It is early morning in a busy commercial vehicle stockyard and Dorah Lungile Mabaso is meticulously completing a walk-around safety check of a new multi-million Rand truck that is about to be delivered to a local transport fleet.
Not everybody in the yard is used to seeing a female truck driver, so they shout a few comments as Mabaso enters the cab to start her workday. This is the first of four truck deliveries on her schedule today so Mabaso gets going and easily manoeuvres the big machine into the busy Gauteng traffic.
“I have a big responsibility to ensure the safety of all the other road users around me and to deliver this new truck safely,” says Mabaso. “I must say I still get excited with every delivery I do, especially when the recipient is happy with their new truck. Customer satisfaction is the ultimate goal!”
Mabaso is one of only a minimal number of female truck drivers in the local transport industry. She graduated from the Volvo Trucks Iron Woman heavy commercial driver training programme and was subsequently employed by Trucklogix, a company that specialises in commercial vehicle logistics.
This training programme, sponsored by Volvo Trucks, is conducted at the Commercial Transport Academy (CTA) in Kempton Park founded and run by Nicci Scott. In 2019, 40 women trained as professional commercial vehicle drivers with 30 more added to the programme this year. The training is, unfortunately, on hold for the time being due to the COVID-19 pandemic.
Iron Women is aimed at enhancing the capacity of professional drivers and to ultimately enable them to contribute to their future employers’ fleet safety, profitability, and efficiency. This qualification, which is approved by the Transport Education Training Authority, is based on both theoretical and practical modules.
“When the opportunity to become a truck driver first arose, I was simultaneously excited and scared! With nothing to lose, I decided to just go for it and I know now that I could not have chosen a better career,” explains Mabaso.
“My dad, who used to be a truck driver and naturally knew all the challenges you come across in this profession, was initially very reluctant to encourage my new career path. But now, he is my biggest supporter and brags everywhere about ‘his little girl driving these big trucks’.”
Mabaso believes that she and her fellow graduates have broken a lot of gender barriers in the industry and that more women should come on board.
“I believe we can affect real change in the industry and challenge the norms. This includes creating dedicated facilities for women drivers at truck stops and safer operating conditions on long-haul routes,” says Mabaso.
A critical shortage of skilled commercial vehicle drivers is one of the contributing factors to the country’s high accident rate. Volvo Trucks, therefore, believes that training remains instrumental in efforts to improve road safety.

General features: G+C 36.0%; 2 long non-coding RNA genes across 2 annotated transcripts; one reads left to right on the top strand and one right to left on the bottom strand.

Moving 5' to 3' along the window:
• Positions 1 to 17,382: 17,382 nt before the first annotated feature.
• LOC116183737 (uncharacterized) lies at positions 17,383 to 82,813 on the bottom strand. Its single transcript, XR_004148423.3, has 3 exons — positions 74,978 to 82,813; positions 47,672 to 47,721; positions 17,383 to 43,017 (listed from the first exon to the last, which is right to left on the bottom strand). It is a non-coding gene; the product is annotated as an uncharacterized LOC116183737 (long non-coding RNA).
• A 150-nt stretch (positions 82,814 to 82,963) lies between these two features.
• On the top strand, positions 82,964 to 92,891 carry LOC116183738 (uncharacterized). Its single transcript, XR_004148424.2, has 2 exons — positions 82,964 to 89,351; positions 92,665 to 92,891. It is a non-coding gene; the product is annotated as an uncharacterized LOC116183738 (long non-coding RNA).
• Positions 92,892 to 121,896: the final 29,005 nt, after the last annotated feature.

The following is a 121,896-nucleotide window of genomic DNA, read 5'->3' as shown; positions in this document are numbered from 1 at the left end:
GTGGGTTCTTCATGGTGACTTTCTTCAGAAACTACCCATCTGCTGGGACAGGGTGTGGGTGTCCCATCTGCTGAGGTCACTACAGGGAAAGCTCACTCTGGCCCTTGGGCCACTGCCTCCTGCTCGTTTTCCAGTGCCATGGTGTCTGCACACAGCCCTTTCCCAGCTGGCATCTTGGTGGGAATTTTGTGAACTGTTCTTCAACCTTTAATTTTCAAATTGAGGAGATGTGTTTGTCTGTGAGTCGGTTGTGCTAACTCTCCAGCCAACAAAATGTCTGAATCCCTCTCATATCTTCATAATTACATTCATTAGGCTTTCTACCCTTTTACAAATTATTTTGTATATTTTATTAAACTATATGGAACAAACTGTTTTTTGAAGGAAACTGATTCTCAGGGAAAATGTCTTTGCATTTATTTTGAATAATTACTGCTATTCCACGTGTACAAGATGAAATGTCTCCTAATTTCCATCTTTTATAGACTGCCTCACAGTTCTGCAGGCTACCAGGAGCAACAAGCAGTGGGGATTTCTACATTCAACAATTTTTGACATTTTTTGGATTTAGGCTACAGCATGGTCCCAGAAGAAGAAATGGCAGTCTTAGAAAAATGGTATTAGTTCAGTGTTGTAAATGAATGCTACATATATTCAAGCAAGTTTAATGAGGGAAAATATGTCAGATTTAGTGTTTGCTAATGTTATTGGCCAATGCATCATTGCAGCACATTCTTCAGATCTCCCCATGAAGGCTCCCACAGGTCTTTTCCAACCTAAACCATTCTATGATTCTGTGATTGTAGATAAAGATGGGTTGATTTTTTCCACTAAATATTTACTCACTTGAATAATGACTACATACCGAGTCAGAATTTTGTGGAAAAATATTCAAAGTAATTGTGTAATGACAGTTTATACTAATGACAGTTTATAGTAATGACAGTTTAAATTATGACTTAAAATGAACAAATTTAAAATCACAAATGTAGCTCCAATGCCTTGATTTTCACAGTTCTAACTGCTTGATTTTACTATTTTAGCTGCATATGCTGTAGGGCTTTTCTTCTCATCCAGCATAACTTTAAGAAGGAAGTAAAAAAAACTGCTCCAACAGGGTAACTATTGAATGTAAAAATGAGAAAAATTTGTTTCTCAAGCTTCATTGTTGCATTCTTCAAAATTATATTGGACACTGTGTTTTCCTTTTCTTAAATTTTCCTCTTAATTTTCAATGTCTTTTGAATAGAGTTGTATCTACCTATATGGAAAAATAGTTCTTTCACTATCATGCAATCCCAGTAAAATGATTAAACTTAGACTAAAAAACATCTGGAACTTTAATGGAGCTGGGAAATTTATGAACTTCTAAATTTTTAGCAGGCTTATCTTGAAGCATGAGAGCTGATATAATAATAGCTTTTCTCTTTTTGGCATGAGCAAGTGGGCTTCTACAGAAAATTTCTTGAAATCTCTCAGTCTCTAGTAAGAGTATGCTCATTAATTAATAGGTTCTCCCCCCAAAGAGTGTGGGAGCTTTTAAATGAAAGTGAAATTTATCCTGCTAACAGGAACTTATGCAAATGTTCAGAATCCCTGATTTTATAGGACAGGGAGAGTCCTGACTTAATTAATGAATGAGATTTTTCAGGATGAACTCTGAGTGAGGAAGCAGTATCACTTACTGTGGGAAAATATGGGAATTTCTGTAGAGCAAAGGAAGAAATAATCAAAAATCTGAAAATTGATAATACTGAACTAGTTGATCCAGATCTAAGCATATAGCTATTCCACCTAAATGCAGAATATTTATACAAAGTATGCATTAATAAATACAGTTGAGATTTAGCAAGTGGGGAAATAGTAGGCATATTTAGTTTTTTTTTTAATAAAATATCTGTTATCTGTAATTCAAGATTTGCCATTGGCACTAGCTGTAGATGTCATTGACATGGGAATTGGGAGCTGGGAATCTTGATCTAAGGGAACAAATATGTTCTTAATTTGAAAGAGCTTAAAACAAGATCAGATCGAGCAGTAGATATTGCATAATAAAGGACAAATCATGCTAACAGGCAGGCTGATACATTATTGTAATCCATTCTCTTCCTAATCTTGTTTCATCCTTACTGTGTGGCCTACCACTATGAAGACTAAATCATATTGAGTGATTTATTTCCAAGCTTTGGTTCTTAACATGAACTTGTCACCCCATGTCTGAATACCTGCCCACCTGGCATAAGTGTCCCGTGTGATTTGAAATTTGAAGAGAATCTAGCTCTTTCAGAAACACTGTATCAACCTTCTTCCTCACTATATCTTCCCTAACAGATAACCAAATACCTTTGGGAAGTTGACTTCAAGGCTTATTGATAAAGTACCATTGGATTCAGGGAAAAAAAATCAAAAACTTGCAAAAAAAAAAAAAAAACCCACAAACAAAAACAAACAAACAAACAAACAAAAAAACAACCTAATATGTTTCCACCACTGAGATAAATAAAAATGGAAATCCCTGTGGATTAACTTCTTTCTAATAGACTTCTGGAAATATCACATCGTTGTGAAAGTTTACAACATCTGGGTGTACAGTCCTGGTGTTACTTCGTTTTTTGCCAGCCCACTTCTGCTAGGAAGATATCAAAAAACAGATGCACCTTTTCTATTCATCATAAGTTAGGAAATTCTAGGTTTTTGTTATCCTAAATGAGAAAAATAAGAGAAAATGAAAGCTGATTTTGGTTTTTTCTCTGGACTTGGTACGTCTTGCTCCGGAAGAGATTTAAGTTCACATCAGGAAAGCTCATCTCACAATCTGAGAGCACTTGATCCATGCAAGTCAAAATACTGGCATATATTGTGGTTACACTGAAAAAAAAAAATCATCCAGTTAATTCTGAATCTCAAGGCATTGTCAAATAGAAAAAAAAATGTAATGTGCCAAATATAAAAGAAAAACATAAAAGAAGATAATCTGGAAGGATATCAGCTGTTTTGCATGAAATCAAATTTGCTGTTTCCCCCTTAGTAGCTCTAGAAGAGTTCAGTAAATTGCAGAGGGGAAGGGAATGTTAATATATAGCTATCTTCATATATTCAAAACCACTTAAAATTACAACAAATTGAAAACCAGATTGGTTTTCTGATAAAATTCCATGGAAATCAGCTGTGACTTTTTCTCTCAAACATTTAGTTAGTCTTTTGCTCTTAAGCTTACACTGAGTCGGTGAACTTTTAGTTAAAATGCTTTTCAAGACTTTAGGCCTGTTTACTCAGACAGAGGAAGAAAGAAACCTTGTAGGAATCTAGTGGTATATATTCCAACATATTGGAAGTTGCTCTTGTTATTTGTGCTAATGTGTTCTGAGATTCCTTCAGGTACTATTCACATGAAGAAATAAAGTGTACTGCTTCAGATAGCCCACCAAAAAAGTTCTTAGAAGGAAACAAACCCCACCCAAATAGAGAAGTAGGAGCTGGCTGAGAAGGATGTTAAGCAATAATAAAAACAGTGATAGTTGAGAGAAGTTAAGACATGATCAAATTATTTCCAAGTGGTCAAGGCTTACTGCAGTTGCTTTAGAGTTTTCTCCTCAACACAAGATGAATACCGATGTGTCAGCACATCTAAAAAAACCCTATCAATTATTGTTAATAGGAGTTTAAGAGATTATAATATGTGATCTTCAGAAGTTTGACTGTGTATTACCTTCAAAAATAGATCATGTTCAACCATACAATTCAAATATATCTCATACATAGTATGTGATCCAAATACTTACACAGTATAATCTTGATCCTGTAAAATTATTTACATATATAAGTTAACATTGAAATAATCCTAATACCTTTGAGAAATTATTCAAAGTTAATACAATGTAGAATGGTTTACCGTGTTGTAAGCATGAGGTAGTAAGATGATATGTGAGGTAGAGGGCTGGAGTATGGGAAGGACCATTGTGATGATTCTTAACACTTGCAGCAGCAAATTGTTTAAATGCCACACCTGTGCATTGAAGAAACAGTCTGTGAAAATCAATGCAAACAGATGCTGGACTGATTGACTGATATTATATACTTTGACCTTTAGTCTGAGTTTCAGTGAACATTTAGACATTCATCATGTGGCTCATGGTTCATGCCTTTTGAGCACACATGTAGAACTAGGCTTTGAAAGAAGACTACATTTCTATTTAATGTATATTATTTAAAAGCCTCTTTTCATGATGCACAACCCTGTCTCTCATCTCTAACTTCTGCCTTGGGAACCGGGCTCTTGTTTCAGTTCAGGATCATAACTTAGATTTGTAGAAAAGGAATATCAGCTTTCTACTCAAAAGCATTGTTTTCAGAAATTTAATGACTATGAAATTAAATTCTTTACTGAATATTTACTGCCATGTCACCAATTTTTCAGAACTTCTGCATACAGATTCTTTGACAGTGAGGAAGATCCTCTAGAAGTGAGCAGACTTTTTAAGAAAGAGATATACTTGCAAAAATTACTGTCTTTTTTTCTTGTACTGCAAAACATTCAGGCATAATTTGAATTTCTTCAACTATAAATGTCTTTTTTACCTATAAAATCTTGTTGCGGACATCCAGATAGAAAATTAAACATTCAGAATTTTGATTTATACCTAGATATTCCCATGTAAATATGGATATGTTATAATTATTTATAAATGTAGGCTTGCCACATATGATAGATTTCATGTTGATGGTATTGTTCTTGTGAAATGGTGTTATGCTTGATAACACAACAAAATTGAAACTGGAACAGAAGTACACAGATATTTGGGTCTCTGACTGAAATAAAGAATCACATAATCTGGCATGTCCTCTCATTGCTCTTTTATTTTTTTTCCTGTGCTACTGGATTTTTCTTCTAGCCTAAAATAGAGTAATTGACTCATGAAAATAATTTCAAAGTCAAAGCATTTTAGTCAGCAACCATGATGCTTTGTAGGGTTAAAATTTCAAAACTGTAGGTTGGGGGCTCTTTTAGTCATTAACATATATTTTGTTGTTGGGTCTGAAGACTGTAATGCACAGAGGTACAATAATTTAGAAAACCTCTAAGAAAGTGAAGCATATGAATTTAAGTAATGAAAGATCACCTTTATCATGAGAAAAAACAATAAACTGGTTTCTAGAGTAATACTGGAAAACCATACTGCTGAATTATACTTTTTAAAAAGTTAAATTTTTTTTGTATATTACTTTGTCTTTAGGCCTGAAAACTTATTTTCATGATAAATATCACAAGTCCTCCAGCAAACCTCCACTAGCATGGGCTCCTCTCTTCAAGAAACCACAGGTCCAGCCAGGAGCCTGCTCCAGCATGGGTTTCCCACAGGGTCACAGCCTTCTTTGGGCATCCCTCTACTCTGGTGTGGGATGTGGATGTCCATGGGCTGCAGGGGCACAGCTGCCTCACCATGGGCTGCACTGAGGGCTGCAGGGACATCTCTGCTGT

“During the COVID-19 pandemic it once again became clear that truck drivers form the backbone of our economy,” says Marcus Hörberg, vice-president of Volvo Group Southern Africa. “With women severely under-represented in the industry, it is hoped that Iron Women will continue to help increase the pool of skilled women drivers in the country.”
Providing more drivers with the necessary skills will not only benefit the industry but also the economy and the community at large.
“At the beginning of my journey as a trucker I was intimidated by men saying, ‘this is a man’s job’, and openly criticising us at truck stops. Now, my skills speak for me. I greet male drivers confidently knowing that I am a well-trained and experienced trucker with one goal in mind: doing my job efficiently, safely and professionally,” says Mabaso.
Hörberg also contends that truck driving is no longer a job only for the physically strong and this message needs to be communicated more.
Nicci Scott, founder of the Commercial Transport Academy, says it has been calculated that the commercial driving sector in South Africa is short of about 15 000 drivers.
“With truck driving today a gender-neutral task, we believe this programme is addressing gender parity in the sector through the employment of highly determined, well-trained female drivers, while creating job opportunities for South African women in economic plight,” says Scott.
After the delivery of the last truck of the day, Mabaso has a satisfied smile on her face.
“Driving a truck is wonderful. I have the privilege to travel this beautiful country of ours and the views that fill the cab windows are simply spectacular. The people you meet along the way are just so diverse and fascinating. It is a job filled with responsibility and risk but when you complete another delivery, it fills you with immense satisfaction. That is what drives me every day.”